Two years ago, organizers of the Permian Basin International Oil Show faced a rare challenge: exhibitors dropping out during a bust ahead of a fall show that typically draws tens of thousands of people and boosts the local economy.
By the time the show began in October 2016, planners managed to fill all of the spaces at the Ector County Coliseum, but attendance fell short of the masses that recent events had drawn as the industry reeled following the collapse of crude oil prices in 2014.
Those days are over.
This year’s show, from Oct. 16 through Oct. 18, is already sold out to 735 exhibitors. Hotel rooms are already scarce. And the theme chosen by the oil show’s board: “We’re back. Faster. Fitter. More Focused.”
It’s a nod to the way Permian Basin oil companies responded to the crash nearly four years ago: Drilling quicker and pumping more oil while cutting costs.
“The oil industry is back,” said Stephen Castle, president of this year’s oil show. “And the Permian Basin is the place to be. It’s the hottest deal in the world.”
Oil show officials could see double the attendance of the last show in 2016, Castle said. That was about 35,000 people. “This is the working man’s oil show,” Castle said. “And what happens when prices are high, they are back working in the oil patch.” The Permian Basin is now home to more than half of the rigs drilling for oil in the United States. On Friday, the regional rig count climbed to 463. That’s more than double the amount of rigs drilling in the Permian Basin during the 2016 show.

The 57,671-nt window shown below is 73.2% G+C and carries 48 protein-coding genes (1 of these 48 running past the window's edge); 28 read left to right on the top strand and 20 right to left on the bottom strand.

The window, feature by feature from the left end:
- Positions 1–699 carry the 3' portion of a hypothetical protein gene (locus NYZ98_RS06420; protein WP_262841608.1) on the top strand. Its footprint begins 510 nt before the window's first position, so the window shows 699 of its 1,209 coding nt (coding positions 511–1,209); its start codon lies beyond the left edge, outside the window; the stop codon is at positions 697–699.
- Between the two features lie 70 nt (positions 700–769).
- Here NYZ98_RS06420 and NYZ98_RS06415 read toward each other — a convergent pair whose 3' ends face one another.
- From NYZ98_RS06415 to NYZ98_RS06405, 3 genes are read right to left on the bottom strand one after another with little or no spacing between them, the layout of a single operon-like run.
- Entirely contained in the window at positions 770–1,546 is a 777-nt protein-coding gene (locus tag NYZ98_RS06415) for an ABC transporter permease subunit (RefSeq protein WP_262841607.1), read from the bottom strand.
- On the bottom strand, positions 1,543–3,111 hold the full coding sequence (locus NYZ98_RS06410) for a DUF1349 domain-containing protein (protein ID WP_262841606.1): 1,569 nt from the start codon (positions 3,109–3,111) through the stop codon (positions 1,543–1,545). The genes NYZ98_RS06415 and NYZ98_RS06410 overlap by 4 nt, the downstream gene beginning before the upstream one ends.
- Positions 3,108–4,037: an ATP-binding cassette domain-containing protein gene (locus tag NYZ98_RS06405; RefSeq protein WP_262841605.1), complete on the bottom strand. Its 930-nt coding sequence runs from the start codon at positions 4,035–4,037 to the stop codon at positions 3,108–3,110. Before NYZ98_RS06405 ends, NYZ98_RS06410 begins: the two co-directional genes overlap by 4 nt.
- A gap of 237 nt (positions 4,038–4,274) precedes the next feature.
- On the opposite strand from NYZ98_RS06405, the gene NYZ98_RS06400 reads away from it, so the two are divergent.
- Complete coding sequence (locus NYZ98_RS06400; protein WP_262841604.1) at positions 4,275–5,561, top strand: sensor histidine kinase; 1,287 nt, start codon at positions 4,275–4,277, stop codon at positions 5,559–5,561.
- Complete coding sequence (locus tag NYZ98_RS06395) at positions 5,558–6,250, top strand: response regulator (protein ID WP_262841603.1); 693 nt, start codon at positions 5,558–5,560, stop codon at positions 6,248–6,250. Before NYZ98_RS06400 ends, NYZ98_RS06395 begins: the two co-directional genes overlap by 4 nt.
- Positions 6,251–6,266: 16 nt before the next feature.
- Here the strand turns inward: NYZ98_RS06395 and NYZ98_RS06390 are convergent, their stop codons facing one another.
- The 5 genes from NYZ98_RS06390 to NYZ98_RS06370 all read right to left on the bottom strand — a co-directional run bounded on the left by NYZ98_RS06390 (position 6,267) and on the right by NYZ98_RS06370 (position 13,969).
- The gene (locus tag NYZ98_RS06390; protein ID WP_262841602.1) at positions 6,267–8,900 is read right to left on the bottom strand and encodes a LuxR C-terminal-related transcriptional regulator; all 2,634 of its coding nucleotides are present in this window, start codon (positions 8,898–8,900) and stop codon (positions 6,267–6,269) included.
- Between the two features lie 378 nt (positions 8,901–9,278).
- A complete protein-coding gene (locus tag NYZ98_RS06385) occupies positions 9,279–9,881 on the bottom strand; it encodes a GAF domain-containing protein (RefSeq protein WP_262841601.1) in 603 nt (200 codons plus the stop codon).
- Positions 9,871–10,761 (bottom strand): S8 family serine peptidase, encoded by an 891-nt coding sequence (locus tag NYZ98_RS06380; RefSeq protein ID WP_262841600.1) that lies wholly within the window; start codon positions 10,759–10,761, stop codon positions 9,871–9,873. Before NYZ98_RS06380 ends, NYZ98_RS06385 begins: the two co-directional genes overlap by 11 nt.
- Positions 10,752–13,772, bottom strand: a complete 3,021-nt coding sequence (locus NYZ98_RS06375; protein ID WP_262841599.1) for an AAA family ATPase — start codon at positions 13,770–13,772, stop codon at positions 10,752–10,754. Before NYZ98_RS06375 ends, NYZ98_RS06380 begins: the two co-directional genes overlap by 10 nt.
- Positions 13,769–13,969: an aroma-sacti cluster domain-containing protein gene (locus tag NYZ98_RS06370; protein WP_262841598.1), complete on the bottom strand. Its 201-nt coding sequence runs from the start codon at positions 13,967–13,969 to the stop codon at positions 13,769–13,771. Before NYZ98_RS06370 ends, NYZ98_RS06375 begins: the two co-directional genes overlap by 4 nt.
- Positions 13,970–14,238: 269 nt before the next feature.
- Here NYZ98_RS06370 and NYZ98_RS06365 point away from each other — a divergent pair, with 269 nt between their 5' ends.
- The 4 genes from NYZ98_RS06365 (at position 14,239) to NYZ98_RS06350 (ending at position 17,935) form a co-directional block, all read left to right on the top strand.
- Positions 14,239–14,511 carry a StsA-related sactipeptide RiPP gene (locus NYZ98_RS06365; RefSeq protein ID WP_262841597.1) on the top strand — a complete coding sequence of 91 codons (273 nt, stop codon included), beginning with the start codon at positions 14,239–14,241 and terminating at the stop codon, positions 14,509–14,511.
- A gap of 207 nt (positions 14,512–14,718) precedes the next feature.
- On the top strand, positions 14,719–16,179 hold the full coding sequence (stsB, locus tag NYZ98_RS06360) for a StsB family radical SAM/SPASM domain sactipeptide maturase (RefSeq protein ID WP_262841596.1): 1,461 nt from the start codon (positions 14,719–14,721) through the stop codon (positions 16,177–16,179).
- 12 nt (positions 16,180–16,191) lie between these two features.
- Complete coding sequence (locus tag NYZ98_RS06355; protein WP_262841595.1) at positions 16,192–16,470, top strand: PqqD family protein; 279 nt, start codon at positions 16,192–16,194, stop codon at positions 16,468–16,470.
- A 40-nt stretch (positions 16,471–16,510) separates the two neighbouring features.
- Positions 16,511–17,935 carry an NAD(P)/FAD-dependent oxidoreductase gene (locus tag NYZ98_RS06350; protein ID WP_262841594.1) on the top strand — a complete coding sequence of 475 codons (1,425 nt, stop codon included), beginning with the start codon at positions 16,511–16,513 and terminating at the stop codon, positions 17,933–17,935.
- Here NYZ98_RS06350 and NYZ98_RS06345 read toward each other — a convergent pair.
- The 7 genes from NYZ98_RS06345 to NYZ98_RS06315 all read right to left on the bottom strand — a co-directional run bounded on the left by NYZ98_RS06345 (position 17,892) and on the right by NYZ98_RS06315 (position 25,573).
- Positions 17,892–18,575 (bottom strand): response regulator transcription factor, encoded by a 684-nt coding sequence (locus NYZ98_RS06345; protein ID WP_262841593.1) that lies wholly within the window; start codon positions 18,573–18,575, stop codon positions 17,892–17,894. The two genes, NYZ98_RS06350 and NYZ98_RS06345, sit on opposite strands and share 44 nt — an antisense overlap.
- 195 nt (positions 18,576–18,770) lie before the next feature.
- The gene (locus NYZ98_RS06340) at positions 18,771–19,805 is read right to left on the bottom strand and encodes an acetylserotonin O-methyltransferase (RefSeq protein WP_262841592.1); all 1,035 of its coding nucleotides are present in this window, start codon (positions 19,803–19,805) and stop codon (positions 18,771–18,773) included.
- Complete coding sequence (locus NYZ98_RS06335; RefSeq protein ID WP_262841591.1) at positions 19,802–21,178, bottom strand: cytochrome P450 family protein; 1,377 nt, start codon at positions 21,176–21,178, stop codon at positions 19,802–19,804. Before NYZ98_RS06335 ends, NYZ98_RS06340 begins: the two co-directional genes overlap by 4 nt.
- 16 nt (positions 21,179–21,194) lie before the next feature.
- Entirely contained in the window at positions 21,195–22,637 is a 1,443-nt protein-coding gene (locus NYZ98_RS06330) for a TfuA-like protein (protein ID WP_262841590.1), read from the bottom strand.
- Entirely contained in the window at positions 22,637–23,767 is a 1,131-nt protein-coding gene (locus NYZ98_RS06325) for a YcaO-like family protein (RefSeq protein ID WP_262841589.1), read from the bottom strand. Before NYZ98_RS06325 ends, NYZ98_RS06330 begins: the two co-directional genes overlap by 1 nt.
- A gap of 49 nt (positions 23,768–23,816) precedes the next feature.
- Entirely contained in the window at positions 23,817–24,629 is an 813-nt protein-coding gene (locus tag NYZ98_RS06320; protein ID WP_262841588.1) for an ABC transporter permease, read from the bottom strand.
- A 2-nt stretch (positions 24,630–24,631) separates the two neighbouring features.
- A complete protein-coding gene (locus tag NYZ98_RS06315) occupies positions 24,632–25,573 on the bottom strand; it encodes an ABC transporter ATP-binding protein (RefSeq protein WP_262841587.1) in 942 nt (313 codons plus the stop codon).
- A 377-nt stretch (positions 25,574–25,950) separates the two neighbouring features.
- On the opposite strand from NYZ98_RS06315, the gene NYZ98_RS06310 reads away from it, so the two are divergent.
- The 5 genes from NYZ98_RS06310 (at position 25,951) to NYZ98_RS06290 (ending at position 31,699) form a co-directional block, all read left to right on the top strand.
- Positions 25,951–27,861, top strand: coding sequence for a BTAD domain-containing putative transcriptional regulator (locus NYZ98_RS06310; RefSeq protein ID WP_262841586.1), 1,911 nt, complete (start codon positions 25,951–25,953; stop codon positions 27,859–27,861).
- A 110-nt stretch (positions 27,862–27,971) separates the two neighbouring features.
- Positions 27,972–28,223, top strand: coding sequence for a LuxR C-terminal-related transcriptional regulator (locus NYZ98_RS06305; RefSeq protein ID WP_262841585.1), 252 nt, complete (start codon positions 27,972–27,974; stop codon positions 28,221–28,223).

Hiring in the area is also surging with oil companies competing to find workers.
“We’ve got a whole lot more people out here in the industry that will be interested in coming to the show,” said Tony Fry, executive director of the oil show.
Lodging is expected to be scarce, and Fry said organizers have already talked to exhibitors planning to stay two hours away. In 2016, Odessa hoteliers were struggling to stay half full and the oil show brought a welcome boost. But today room rates again can run higher than $400 during the busiest weeknights.
Some of Odessa’s larger hotels are already completely booked for the oil show, said Odessa Convention and Visitor’s Bureau director Monica Tschauner in a phone interview from an event with hotel operators Friday.
“That’s not even a rumbling, that’s a fact: We are booked in Odessa for hotel rooms the week of the oil show,” Tschauner said.
She said that bodes well for other businesses in Odessa such as restaurants and venues that also benefit from the thousands who come to town to attend the show.
Ever since the show began in 1940, it’s served as a biennial symbol of Odessa’s economy, while bringing an economic boon of its own.
Brady-based rig manufacturer Loadcraft Industries is a staple of the oil show and attended in 2016.
“It’s going to be a lot bigger show this year than in the past because of all the activity but also because of all the positivity going around,” said Steve Lara, director of marketing for the company. “We’ve got a stronger economy. The price of oil is going up, and it’s going gangbusters over there.”
Lara said his company will keep the same amount of space at the coliseum for this show and still plans to showcase a pulling unit, along with new products. The show has been good to them, Lara said, adding that Loadcraft workers found one of their largest customers, based in South America, at a Permian Basin oil show.
“The people who go there are the people who are using and buying our equipment directly,” Lara said.